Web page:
Chewed bones and bird-eating microbats
One of the several children I was looking after yesterday knocked over a tray of rabbit bones I’d left to bleach in the sun. The bones came from a fox’s cache I’d discovered in a supermarket car-park, and as I picked them up off the ground the gnaw marks and missing ends of one of the long bones reminded me of a fascinating subject that I wish more people knew about. Not fox predation on rabbits, no, but bat predation on birds.
I’m planning to post various entries on bats at some stage (including on New Zealand’s mystacinids, recently discovered European bats, and on megabat evolution), but haven’t gotten round to it yet. As is arguably also the case with rodents, lizards or passerines, there’s enough interesting stuff to say about bats for one to become occupied with them full-time, such are their numbers (over 1000 species) and diversity. And among that diversity are a couple of lineages that have experimented with predation on other tetrapods, and I’m not talking about vampires (but I will another time).
Megadermatids, the false vampires or yellow-winged bats, are a group of the Old World and Australasian tropics. The best known members are the Australian false vampire or Ghost bat Macroderma gigas and the two Asian false vampires of the genus Megaderma. Long thought to be blood-feeders, megadermatids are odd in lacking upper incisors, and in having strongly reduced, thread-like premaxillae. They’re big, with Macroderma weighing up to 150 g and having a wingspan of 60 cm. Nycterids, the mostly African slit-faced bats, will also prey on tetrapods (frogs, birds and smaller bats). Phyllostomids, the New World leaf-nosed bats, include the tetrapod-eating genera Vampyrum, Trachops (famous for being a specialist predator of singing frogs) and Chrotopterus. They’re superficially like megadermatids, and even bigger, with Linnaeus’ false vampire Vampyrum spectrum having a wingspan of about 1 m (making it the largest microbat).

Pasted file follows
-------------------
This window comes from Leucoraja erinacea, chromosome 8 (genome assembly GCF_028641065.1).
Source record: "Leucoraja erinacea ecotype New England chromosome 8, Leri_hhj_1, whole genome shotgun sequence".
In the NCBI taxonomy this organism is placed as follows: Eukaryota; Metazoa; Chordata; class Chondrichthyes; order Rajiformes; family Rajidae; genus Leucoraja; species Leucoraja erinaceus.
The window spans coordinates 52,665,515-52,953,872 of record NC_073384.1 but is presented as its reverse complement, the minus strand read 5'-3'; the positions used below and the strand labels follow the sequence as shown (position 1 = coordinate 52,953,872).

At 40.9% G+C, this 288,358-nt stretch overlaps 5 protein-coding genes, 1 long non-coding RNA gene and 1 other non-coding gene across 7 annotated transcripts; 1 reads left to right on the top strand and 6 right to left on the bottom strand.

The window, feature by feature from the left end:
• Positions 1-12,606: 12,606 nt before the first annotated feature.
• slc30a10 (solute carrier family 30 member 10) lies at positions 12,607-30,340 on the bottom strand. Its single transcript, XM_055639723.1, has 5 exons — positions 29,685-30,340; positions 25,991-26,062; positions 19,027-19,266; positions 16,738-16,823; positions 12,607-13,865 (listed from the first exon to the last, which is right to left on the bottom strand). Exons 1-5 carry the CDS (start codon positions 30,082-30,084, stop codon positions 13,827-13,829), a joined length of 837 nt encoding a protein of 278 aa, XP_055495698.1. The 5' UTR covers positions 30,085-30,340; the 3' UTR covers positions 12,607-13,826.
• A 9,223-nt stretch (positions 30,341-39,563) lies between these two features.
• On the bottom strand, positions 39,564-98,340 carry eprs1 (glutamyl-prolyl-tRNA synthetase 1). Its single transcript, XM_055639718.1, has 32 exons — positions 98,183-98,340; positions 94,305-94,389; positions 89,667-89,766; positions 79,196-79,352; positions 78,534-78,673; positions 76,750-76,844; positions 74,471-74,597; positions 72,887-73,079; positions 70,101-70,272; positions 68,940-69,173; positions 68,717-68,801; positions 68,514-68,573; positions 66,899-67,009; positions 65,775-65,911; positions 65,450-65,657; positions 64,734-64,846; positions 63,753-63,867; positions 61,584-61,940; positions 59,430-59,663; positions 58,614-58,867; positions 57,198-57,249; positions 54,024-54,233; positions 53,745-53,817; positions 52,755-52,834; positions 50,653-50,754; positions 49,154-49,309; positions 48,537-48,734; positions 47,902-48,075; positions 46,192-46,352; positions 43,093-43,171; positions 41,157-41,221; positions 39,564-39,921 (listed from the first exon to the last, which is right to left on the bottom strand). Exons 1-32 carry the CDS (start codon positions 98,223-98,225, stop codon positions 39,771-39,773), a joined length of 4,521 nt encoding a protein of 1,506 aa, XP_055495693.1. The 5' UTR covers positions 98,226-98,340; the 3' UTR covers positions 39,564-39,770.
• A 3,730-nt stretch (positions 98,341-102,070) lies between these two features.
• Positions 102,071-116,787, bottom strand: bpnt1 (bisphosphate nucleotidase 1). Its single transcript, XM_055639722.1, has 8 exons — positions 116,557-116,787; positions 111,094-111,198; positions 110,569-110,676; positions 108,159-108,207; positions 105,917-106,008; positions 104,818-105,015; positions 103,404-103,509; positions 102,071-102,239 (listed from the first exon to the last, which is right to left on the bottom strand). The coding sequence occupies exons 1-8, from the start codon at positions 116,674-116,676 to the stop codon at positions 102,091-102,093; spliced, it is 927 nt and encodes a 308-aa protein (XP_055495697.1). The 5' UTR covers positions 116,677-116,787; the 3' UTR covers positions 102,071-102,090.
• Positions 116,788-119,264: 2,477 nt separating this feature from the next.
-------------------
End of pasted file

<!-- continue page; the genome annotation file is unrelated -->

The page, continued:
A few other tetrapod-eating bats can be found in other microbat clades, like Vespertilionidae (more on them in next post). A few pteropodids (fruit bats), notably the Hammer-headed fruit bat Hypsignathus montrosus, have been reported to feed from carrion and even attack tethered chickens (Hill & Smith 1984), and the New Zealand mystacinids are also known to sometimes scavenge from carcasses.
The foraging and predation techniques used by megadermatids have been reasonably well studied. They do eat invertebrates, but a proportion of their diet is made up of mammals (including rodents and other bats) and birds, and they also eat frogs and fish. Of all bats, megadermatids perhaps have the most flexible foraging style. They use low intensity, broadband FM echolocation calls, but also listen acutely with their massive ears for prey-generated noises, and they may also hunt prey by sight. Altringham (1999) drew attention to this possibility, noting that the eyes of some species ‘are almost owl-like’ (p. 219).
Using steath and darkness while hunting, they fly slowly among trees and shrubs and rocky areas, often close to the ground. Their attack on a tetrapod is culminated as the bat drops onto the prey, encases it in its wings and bites it hard on the head or neck (Kulzer et al. 1984). The prey is then carried back to the roost where it is eaten, and they can carry prey weighing about 60% of their own body weight. Mammal prey are usually eaten entirely, with just bits of the skull and parts of the gut, legs and tail being dropped to the floor. The situation with birds is somewhat different however, and went mostly unstudied until Walter Boles (an Australian palaeornithologist) produced a detailed paper on bird predation as practiced by the Ghost bat Macroderma gigas (Boles 1999).